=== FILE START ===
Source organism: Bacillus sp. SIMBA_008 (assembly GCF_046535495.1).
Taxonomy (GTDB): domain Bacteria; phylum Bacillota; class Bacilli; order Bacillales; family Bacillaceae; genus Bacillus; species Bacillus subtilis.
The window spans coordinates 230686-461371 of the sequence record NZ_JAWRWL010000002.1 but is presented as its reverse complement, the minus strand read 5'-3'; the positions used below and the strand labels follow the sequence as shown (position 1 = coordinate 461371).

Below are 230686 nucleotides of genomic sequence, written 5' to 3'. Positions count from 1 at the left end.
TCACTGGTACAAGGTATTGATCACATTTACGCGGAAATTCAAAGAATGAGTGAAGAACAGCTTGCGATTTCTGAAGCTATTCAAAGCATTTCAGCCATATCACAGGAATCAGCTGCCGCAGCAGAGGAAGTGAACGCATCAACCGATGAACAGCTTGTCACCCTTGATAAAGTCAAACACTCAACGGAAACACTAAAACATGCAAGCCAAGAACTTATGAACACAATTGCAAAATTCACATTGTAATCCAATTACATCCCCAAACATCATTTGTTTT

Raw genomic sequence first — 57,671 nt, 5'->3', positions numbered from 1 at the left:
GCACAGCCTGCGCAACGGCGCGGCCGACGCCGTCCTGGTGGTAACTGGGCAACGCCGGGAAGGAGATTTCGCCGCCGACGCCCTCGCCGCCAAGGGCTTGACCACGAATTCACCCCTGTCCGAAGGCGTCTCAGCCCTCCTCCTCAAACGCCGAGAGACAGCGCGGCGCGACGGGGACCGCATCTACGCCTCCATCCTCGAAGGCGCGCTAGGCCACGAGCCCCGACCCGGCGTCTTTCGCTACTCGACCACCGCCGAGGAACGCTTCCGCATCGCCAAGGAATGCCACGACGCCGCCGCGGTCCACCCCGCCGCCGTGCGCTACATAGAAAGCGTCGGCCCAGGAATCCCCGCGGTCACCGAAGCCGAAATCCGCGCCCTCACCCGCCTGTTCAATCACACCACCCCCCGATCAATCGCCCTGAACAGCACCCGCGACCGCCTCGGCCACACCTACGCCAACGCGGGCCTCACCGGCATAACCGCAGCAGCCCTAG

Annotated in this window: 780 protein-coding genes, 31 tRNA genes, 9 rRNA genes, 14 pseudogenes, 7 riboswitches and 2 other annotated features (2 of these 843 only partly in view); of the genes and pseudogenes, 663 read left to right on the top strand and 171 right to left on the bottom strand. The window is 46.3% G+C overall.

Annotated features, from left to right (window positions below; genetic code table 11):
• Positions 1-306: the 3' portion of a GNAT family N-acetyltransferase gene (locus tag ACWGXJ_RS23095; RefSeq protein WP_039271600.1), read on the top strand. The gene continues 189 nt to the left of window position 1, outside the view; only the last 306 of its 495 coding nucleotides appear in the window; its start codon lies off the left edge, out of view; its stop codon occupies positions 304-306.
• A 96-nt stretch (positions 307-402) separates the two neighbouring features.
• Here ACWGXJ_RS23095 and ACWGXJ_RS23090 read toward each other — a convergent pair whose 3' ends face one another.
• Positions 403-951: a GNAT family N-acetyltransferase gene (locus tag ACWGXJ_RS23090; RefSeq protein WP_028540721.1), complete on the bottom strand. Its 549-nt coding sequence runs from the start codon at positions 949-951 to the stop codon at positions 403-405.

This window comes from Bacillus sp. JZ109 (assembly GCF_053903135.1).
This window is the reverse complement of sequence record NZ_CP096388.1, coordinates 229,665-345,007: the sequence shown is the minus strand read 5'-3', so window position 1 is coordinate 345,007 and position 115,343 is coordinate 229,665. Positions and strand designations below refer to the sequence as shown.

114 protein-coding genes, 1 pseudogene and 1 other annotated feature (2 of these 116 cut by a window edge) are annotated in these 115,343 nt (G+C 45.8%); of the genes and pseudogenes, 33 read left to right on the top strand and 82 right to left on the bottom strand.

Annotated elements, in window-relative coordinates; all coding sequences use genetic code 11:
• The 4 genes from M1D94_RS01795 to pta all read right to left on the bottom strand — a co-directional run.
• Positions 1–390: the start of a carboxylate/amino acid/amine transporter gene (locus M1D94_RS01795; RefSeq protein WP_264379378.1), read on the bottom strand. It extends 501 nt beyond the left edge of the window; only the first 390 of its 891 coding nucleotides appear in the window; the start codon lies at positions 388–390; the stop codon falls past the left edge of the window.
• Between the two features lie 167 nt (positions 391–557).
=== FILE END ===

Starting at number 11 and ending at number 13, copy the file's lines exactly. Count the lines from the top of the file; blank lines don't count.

• A 96-nt stretch (positions 307-402) separates the two neighbouring features.
• Here ACWGXJ_RS23095 and ACWGXJ_RS23090 read toward each other — a convergent pair whose 3' ends face one another.
• Positions 403-951: a GNAT family N-acetyltransferase gene (locus tag ACWGXJ_RS23090; RefSeq protein WP_028540721.1), complete on the bottom strand. Its 549-nt coding sequence runs from the start codon at positions 949-951 to the stop codon at positions 403-405.